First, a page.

Imagine a time of personal discord in which nothing seemed to make sense and everything pointed towards uncertainty and doom. It’s a difficult picture to imagine yet Patrick Modiano did a superb job creating internal conflict within Victor Chmara, his main character in the novel Villa Triste. Chmara is a young man, only eighteen, on the run from his fears. It is both real and imagined conflicts battling within Chmara forcing him to flee Paris. The setting is the early 1960s France and Chmara is afraid of the growing conflict in Algeria. He fears being drafted into military service. He fears conditions will worsen so he sets himself up at a summer destination in eastern France bordering Switzerland. At the slightest hint of worsening conditions, Chmara plans to flee across the border for his next destination of supposed safety. In this holiday setting, Chmara meets Yvonne, a young actress, and Doctor Meinthe who lead Chmara into a world filled with beautiful and eccentric people and their rather debauched lifestyles.
Patrick Modiano’s Villa Triste is a complex multi-layered novel weaving past and present together to create a whole picture. At the center of the story is Victor Chmara. He is an unreliable narrator. He confides his lies to the reader yet the other characters do not know his truths. Not that the other characters are without their own lies. The reader never fully knows if each character is who they say they are or merely playing a part through a long holiday.
As intriguing as Villa Triste is, it is also difficult engaging with the story since the characters are all secretive and standoffish. I never got a complete feeling of knowing Victor Chmara. It seems, whenever the action got too close to revealing Chmara’s true thoughts for that moment, the narration would suddenly slip into reflection thus pulling the reader abruptly out of the instant. At times, these shifts could be off-putting. I’d find myself devouring pages then all of a sudden I was thrust from the story line like a door slamming shut in my face. With these shifts, the story would settle briefly into the narrator’s contemporary voice in which he is looking back on the past with misty eyes for what once was.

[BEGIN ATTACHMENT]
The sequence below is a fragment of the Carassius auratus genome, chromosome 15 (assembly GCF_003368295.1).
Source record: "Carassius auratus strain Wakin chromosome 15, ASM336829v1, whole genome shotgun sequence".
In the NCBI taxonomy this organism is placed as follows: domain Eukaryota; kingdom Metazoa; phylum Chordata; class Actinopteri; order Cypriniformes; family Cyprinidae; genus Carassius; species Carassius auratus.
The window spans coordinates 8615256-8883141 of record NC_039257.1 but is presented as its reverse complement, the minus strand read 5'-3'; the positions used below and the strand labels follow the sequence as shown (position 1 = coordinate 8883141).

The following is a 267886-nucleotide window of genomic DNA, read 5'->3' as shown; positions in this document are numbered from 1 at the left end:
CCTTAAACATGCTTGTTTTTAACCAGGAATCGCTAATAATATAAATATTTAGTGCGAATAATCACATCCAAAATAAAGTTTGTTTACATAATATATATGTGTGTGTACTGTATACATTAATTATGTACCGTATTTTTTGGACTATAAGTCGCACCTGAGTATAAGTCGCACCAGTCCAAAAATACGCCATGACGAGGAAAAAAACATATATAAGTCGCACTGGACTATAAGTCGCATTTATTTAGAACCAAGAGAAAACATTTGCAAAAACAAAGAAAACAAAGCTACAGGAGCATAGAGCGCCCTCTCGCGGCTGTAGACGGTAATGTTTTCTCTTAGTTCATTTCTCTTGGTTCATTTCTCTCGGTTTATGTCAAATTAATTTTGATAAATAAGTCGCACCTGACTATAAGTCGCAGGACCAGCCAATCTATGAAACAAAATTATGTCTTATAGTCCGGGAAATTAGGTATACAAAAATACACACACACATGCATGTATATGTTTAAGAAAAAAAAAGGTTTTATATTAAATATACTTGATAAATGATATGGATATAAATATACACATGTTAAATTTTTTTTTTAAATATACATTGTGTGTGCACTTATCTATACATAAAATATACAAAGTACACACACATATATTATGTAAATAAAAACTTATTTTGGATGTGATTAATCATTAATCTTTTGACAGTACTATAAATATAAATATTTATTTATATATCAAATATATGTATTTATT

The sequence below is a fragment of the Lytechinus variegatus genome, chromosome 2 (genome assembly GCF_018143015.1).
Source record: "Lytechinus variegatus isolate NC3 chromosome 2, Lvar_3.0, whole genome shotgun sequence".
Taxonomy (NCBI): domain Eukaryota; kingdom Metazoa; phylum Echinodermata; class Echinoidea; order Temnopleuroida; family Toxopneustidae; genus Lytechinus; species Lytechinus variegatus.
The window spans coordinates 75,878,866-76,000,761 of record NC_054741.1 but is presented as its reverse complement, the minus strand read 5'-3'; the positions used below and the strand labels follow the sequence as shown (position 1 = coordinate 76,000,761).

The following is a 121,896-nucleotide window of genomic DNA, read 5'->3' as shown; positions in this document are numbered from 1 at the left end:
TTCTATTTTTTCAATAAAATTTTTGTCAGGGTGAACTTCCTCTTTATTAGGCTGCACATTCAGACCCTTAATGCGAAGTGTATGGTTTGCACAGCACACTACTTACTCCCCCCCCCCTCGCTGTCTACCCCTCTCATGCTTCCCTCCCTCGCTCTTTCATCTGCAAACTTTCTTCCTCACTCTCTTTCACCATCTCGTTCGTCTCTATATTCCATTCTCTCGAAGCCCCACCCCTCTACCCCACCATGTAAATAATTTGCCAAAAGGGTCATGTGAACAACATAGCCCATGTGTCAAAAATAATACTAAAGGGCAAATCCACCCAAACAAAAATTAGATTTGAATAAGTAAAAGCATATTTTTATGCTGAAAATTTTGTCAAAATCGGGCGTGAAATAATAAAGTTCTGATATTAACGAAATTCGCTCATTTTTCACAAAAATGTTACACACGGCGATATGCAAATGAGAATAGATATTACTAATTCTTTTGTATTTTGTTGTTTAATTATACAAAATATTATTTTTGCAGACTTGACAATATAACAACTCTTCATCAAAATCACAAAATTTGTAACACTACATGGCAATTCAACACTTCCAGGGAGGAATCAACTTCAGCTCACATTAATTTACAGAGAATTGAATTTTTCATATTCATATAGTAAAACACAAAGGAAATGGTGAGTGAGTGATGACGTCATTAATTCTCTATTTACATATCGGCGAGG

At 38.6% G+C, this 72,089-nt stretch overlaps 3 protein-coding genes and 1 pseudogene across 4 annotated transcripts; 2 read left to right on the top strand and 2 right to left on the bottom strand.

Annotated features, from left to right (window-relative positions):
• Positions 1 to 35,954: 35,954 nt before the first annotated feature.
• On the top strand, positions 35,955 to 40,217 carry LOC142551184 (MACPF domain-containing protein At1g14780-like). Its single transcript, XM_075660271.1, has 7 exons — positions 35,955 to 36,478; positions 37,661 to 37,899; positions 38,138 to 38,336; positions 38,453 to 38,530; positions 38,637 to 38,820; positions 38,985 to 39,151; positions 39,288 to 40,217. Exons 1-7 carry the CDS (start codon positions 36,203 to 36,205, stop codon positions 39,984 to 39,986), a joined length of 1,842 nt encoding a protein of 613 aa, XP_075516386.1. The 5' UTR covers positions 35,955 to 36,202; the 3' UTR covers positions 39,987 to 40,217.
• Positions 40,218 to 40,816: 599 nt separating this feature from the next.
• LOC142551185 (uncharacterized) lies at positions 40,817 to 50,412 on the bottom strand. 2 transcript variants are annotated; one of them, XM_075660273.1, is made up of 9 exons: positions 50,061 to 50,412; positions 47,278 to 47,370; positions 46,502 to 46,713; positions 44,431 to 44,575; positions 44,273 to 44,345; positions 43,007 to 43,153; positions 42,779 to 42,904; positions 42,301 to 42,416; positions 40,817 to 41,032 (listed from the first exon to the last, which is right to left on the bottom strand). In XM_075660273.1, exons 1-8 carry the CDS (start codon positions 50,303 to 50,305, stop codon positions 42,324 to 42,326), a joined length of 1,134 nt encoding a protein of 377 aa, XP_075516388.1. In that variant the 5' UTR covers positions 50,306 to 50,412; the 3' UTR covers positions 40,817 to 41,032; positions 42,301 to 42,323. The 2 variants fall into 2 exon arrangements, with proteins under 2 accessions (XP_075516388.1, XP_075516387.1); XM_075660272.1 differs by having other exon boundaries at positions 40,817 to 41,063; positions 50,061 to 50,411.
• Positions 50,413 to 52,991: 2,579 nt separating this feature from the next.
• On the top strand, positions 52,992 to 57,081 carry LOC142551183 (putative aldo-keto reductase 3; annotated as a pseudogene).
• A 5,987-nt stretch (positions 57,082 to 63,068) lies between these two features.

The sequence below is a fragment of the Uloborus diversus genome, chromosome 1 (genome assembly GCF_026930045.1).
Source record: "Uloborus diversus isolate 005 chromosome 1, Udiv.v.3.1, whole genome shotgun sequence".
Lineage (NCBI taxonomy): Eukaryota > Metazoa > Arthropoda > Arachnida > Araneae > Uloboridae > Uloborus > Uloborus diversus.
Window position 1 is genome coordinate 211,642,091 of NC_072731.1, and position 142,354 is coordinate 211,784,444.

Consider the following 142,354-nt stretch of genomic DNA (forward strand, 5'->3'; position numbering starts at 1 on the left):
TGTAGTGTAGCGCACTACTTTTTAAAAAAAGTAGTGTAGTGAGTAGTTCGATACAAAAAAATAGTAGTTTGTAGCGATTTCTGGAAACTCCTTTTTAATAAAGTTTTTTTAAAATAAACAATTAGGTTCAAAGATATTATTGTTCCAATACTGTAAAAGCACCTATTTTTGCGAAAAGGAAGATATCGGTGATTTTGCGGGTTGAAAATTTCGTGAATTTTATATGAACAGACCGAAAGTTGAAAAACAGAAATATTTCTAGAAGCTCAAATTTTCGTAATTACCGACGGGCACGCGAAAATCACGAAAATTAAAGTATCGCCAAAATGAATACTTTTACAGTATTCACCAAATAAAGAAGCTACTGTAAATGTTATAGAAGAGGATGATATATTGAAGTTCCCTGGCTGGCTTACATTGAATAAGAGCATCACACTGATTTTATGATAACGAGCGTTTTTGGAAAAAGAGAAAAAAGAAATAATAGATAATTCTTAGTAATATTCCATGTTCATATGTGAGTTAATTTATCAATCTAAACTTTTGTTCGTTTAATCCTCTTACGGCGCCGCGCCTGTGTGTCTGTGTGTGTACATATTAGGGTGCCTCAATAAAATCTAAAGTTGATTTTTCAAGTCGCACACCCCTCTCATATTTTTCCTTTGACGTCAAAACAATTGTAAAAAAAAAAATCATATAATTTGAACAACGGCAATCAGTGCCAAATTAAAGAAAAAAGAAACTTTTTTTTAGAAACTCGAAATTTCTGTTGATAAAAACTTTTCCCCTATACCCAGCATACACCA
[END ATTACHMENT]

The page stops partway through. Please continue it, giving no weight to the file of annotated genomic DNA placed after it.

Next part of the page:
Villa Triste is a novel I thoroughly enjoyed despite the difficulties I had with engagement. I never truly found fondness for any one character, though perhaps a slight twinge of liking for Doctor Meinthe as he seemed the only character who at times popped from the page as being real. I admire the story structure and Modiano’s skill at weaving Chmara’s past and reflective present narration together. Modiano deftly captures reflections of lost youth creating a haunted story of one looking back with nostalgia and perhaps a hint of regret.
Although I liked this well written and smoothly translated novel, I gave Villa Triste a mid-range rating because this is not a novel for every reader. This novel requires attention and thought. It is a story that lingers long after the last page is read. It is a story for one who might enjoy the occasional international film, for one who might relish a thoughtful glimpse into a haunted young soul, or for one who takes pleasure in non-linear thought-provoking narratives.
Nina Longfield is a writer living in Oregon’s fertile wine country. When she is not reading or writing in her spare time, Nina enjoys hiking in the hills surrounding her cabin.
Review copy was provided free of any obligation by Other Press No monetary or any other form of compensation was received.